Monday, September 27, 2010

There's no tension like ethnic tension

Weeks after political tensions resulted in the president fleeing the country and the opposition party taking power, things got even worse.

By late spring 2010, longstanding ethnic tensions between minority Uzbeks and majority Kyrgyz begin rising, and finally boiled over in the nations second largest city of Osh. On June 9-10 gunfire was reported and a state of emergency was declared, resulting in the deployment of military units to restore law and order.

Many sources, including the UN, have claimed the riots were orchestrated from outside forces, with multiple reports of organized groups of gunmen in ski masks shooting both Uzbeks and Kyrgyz to ignite the riots.

Although damage was widespread, it seems that Uzbek businesses, schools, and homes were systematically targeted. The United Nations has said it believes the attacks were "orchestrated, targeted and well-planned." Human Rights Watch has documented numerous examples of ethnic Uzbeks being the target of detention and torture.

Thousands of people were killed, several thousands more wounded, and tens of thousands of people are now displaced refugees.

Osh is now a city of two divided communities, with suspicion and mistrust between Kyrgyz and Uzbeks.

The PBS Newshour put together an excellent slide show - Turmoil in Kyrgyzstan - that I highly recommend.

There's a pretty good chance that I'll be working in Osh to observe voting there in the upcoming election - and I'm curious to see firsthand if the tragic events of last spring have an impact on the democratic process there.

Friday, September 24, 2010

Perfectly "safe"

Personal safety is one of the first things that friends ask me about when I tell them I'm going to observe an election in some far-flung country they've never heard of.

Fear not - there hasn't been a riot in Kyrgyzstan in months.

There was a bit of trouble last April, when demonstrations over rising energy prices, the sluggish economy, and the government's closure of several media outlets got a bit out of hand. Protesters took control of some government offices and clashes between protesters and police in the capital turned violent - resulting in nearly 100 lives lost and about 1,000 people seriously injured.

The president fled the capitol in a private jet with his family; opposition leaders formed a new interim government.

A week later, supporters of the president turned out for a rally to demand his return to power; gunshots from unknown sources dampened their mood, and the president fled the country and resigned.

Things were fine - for about two months.

More on that later...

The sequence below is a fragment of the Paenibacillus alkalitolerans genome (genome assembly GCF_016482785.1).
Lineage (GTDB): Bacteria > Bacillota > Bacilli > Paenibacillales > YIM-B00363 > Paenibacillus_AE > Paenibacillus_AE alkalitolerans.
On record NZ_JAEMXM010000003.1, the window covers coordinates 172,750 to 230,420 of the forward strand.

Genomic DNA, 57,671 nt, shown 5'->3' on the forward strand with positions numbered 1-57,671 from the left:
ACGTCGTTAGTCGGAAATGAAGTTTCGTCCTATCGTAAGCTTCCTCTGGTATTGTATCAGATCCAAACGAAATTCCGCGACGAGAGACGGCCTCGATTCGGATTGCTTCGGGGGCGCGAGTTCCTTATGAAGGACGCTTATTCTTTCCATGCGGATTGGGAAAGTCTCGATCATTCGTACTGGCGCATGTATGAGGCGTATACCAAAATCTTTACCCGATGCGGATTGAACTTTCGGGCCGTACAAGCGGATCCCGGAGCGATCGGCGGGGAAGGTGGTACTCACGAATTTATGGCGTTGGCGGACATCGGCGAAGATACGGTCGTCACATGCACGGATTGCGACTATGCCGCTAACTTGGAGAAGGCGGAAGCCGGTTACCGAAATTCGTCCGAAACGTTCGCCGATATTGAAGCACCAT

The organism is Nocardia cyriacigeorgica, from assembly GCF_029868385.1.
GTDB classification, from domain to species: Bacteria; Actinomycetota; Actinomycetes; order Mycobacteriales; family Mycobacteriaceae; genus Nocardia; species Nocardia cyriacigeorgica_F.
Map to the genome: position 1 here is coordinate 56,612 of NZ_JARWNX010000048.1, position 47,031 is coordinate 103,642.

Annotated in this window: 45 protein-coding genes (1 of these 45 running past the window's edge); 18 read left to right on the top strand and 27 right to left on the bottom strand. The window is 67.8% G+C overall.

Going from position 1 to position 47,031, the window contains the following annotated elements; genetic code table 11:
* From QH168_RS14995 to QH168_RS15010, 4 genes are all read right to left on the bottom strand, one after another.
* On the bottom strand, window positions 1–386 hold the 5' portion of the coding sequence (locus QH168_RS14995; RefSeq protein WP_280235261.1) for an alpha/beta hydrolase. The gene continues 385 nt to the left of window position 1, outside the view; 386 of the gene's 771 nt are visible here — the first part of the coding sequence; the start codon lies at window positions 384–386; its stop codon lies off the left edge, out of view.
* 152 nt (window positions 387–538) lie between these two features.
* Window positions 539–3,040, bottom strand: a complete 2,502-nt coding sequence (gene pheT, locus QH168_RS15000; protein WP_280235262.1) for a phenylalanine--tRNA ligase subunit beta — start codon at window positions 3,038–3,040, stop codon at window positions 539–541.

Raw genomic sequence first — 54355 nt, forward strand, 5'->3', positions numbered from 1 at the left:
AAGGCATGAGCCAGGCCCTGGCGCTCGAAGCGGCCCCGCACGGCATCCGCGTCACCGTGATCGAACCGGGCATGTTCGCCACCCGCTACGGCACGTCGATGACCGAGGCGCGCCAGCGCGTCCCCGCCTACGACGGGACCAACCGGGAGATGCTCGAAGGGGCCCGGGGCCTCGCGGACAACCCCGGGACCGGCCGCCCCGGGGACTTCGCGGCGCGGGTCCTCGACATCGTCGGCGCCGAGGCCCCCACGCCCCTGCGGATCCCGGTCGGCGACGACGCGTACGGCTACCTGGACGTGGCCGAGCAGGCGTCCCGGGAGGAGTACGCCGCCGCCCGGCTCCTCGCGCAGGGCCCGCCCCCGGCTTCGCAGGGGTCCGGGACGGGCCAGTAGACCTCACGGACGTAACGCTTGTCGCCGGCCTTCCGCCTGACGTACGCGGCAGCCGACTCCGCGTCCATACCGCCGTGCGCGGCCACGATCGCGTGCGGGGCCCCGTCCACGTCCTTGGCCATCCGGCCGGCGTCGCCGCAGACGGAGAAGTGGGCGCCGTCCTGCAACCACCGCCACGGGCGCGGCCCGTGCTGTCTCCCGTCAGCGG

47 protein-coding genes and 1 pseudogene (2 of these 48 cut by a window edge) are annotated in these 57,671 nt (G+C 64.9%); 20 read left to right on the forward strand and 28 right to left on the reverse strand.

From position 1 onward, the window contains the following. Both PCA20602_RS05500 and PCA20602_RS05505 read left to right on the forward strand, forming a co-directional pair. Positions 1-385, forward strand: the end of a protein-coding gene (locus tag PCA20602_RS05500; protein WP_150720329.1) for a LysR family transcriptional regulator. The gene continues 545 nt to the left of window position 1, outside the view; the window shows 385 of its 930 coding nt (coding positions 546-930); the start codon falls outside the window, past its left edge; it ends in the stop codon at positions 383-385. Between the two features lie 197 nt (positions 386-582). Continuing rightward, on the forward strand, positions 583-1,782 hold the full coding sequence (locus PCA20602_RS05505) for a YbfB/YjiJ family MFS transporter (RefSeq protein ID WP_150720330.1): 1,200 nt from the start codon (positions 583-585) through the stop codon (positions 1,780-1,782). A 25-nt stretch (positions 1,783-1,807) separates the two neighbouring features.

Saturday, September 18, 2010

My Continuing Adventure...

After recent international adventures with Lisa to Argentina and Italy, it's time for something a little different...

I've once again been offered the opportunity to volunteer with the Organization for Security & Cooperation in Europe as an international elections observer - this time in Kyrgyzstan!

Kyrgyzstan is a small, mountainous, landlocked central-Asian nation - bordered by Kazakhstan to the north, Uzbekistan to the west, Tajikistan to the southwest, and China to the east.

Yes, I know that doesn't help most of you - so here's a map to put it into perspective:

Kyrgyzstan is the tiny yellow country
(it isn't really yellow...)
in the upper right

I'm tentatively scheduled to leave Seattle on October 3, arriving in Bishkek, the capitol of Kyrgyzstan, after a series of flights more than half-way around the world (It would be shorter to fly westward through China, but all OSCE missions rendezvous in Europe en route).

I'll be in Bishkek for a couple of days of briefings on Kyrgyz election law and election observation procedures, and then deploy with a team for a few days somewhere out in the hinterlands to actually observe what will by Kyrgyzstan's first parliamentary election since adopting a new constitution last spring.

After observing the election and filling out reports, we'll return to Bishkek for debriefing and a post-election reception before flying home. I should be getting back to Seattle around October 15.

Two glorious weeks of...

Well, not so glorious. It's plenty of hard work.

On election day we'll be traveling over rough terrain from one village to another to watch people vote, and then staying up all night long to watch election officials tabulate the results - by hand.

Did I mention I'll be doing all of this on a 13-hour jet-lag, after sitting on planes for about 15 hours?

Still, it's extremely rewarding - I can't wait to eat some "besh barmak," drink some "kymyz," and play an invigorating game of "Buzkashi!"

Much more to follow!